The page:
The Leader as ArtistGreat artists and great leaders emphasize the same things: to see reality, imagine possibility and inspire others.
Inspirational leaders do more than practice a set of skills, apply a series of management techniques and solve an array of problems. They bring artistic creativity to imagine fresh possibilities of hope and beauty. The world needs leaders who are artists.
Dr. Nancy J. Adler is a highly acclaimed management professor at McGill University in Montreal, international leadership consultant and author of many books and articles. She is also a visual artist working chiefly in watercolors who keynoted the Women in Educational Leadership Conference in Lincoln NE in October.
“If you think about how often you hear about beauty on the media, you’ll find zero,” she said. Beauty has little presence in discussions of leadership and management. It is not even central to contemporary art, where in-your-face ugliness is the norm.
What happened to beauty? Consider the state of the world. War, oppression and poverty are rampant. Policy decisions disregard the welfare of future generations. A billion people around the globe are illiterate, mostly girls. The loudest response to climate change is denial. Opinions carry more weight than facts.
What can we do besides feel overwhelmed and helpless? “We can’t make the ugly less ugly,” Adler said. But we can bring beauty back into the conversation, including business and higher education.
In September the corporate identity consultant Interbrand announced that Apple is now the most valuable brand in the world. The computer company perceived a need, had a good strategy and introduced good design: beauty.
Apple co-founder Steve Jobs was an artist as well as an entrepreneur. He studied calligraphy after dropping out of college, learning the artistry of how letters are formed and spaced. Designing the first Macintosh computer ten years later, it all came back to him, making the Mac the first computer with beautiful typography.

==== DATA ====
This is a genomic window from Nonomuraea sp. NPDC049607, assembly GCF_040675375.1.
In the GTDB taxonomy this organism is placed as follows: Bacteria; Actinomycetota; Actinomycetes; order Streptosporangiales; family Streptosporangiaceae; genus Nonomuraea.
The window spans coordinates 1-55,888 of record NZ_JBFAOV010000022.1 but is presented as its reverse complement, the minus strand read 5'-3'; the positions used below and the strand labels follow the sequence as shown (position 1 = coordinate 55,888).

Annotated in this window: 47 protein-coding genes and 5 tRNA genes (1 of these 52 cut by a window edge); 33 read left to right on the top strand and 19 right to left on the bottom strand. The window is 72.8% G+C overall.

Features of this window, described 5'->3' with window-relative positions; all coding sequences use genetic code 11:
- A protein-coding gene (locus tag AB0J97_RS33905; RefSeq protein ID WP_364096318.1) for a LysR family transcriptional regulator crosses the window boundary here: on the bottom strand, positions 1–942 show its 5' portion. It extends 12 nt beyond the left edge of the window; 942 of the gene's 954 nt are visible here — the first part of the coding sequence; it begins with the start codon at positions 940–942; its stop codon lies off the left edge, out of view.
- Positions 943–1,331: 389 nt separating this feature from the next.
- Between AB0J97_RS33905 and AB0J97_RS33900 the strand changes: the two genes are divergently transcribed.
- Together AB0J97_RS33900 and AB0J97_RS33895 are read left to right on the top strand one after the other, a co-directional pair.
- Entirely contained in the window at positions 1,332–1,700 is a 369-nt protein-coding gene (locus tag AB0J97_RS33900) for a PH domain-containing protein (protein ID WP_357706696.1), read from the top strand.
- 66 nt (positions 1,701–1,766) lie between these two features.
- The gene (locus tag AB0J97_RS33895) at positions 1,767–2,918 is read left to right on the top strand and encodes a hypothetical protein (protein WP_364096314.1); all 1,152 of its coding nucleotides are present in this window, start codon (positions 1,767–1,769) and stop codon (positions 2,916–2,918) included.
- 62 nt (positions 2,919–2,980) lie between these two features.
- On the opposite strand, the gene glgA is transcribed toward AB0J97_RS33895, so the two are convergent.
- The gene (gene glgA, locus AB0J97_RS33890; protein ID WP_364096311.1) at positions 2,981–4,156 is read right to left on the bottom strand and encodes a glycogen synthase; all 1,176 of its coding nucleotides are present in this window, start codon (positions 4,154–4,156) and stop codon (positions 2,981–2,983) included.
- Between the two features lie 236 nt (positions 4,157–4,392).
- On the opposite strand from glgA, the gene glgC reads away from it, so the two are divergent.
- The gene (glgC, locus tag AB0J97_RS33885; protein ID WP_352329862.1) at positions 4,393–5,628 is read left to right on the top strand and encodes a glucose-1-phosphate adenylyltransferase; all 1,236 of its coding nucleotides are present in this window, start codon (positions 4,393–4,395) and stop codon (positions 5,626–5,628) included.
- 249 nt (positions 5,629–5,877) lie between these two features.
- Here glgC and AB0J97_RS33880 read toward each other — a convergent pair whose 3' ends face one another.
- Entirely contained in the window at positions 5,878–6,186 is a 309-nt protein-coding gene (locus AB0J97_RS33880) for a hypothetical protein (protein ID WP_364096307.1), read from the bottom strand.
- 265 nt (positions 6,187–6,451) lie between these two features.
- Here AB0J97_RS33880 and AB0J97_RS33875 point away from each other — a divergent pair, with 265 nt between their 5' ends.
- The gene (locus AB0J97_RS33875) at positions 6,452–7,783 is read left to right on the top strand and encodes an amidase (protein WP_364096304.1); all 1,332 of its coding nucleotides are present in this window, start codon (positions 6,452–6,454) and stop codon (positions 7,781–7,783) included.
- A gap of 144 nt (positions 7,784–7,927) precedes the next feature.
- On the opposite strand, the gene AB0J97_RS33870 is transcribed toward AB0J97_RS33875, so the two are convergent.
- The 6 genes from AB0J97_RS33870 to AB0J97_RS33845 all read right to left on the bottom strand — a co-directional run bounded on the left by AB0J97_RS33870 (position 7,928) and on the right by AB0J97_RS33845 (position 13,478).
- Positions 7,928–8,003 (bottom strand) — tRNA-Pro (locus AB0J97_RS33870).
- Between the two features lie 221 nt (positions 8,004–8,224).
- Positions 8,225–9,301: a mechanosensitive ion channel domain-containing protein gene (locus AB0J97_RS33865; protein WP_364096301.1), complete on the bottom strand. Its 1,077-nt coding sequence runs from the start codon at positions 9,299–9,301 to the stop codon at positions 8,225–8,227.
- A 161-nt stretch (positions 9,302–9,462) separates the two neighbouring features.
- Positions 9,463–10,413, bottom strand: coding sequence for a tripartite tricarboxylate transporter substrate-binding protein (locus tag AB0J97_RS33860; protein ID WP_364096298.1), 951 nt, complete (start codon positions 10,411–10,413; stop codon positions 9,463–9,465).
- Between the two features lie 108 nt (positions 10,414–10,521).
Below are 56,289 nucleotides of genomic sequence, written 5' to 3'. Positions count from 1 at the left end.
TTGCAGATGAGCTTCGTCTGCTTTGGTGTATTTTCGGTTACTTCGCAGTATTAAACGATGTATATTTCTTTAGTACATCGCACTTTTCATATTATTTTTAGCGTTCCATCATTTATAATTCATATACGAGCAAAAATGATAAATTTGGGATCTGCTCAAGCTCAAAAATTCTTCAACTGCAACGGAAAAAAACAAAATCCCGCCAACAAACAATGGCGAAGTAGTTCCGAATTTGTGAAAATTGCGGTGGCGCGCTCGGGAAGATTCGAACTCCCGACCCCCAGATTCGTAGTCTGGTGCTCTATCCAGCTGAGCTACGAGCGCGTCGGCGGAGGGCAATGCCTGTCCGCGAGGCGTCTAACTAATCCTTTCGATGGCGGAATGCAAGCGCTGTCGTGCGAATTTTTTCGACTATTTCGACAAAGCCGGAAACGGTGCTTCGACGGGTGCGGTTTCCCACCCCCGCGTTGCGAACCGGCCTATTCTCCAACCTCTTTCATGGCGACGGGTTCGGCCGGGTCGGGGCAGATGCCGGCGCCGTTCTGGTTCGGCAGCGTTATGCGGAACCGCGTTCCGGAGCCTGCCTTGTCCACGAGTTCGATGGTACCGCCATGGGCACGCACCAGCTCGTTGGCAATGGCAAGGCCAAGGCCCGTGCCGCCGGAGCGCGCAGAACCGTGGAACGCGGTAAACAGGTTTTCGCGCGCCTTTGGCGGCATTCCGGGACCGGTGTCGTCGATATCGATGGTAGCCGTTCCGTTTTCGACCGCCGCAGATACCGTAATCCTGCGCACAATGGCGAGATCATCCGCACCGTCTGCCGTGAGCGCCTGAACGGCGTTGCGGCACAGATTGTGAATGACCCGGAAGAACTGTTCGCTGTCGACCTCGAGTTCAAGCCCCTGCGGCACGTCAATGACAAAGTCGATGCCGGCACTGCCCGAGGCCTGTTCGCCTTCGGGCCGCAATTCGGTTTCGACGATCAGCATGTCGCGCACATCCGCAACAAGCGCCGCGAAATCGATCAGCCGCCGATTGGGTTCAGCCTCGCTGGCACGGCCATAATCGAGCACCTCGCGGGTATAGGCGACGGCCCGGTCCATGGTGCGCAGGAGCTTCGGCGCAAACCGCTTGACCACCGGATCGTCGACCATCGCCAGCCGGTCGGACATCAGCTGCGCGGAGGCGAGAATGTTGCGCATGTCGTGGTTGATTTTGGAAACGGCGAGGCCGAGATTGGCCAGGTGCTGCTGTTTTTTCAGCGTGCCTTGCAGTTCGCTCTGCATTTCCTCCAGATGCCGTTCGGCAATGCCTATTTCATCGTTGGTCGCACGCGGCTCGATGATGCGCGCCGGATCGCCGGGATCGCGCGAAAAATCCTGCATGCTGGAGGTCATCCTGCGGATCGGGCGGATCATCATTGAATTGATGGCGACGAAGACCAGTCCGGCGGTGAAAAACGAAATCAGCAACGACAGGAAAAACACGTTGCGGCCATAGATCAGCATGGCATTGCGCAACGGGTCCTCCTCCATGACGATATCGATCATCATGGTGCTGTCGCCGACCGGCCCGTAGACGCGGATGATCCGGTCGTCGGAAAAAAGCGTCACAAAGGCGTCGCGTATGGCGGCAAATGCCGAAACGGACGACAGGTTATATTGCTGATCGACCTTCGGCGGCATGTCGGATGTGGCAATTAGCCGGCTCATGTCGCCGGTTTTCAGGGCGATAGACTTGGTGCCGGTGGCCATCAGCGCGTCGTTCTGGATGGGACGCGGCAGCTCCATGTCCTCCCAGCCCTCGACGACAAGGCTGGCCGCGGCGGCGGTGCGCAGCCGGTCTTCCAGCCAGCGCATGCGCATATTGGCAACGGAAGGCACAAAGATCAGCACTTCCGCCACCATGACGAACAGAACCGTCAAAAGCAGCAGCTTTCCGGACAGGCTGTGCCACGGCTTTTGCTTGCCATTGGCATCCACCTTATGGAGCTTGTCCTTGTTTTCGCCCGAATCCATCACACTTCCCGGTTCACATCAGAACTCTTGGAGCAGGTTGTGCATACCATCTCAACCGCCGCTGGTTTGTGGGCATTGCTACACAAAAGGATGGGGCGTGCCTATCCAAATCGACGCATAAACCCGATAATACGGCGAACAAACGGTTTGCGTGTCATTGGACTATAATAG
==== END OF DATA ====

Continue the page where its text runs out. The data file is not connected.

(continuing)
Great artists and great leaders emphasize the same things: to see reality, imagine possibility and inspire others. They have the courage to stand alone. “What would happen if we begin to look at the world from the standpoint of beauty?” Adler asked.
See reality as it is
In contour drawing, artists get into a meditative state. They stare at an object to see exactly what is there, not how society might describe it.
In business and finance, crashes and collapses have followed widespread refusal to see things as they are. Enron used bad accounting practices to hide billions of dollars in debt, leading to the largest bankruptcy in U.S. history up to that time. Did we learn anything from it?
Bernard Madoff eventually went to prison for an enormous, illegal Ponzi scheme in which phony profits came from new investors rather than from operations. Questions were raised as early as 1999 but the scandal didn’t break until nine years later. Banks invested with him and regulators turned a blind eye.
It’s easy to throw stones at the financial sector, where investors and regulators denied the visible reality. “Is the educational community immune to that?” Adler asked.
Look closely. Student debt is too high, the achievement gap too wide and teaching quality too low. Adjuncts are replacing tenured professors. We’ve lowered expectations and forgotten the Pygmalion effect: If I expect you to do fabulously well you will, and vice versa. Higher education needs artist leaders with the courage to see reality as it is.
In her work on death and dying, Dr. Elisabeth Kubler- Ross described five stages of response to diagnosis of terminal illness: denial, anger, bargaining, depression and acceptance. In the United States today we are in the denial stage, refusing to accept that we are no longer #1: not in education, not in medical outcomes, not in social mobility or economic opportunity.
We also see lots of anger, bargaining and depression. Reinhold Niebuhr wrote, “Nothing that is worth doing can be achieved in our lifetime; therefore, we must be saved by hope.” The artist leaders who see the true contours of our current world can also point us toward a more beautiful future, whether or not we will live to see it.
Similarly, Native Americans consider the effects of their actions on seven generations into the future.
Where others stop at what is or their opinions about what is, artists imagine possibility and beauty. Others call them naïve. Can you imagine world peace or global literacy? Can you imagine education transformed by beauty?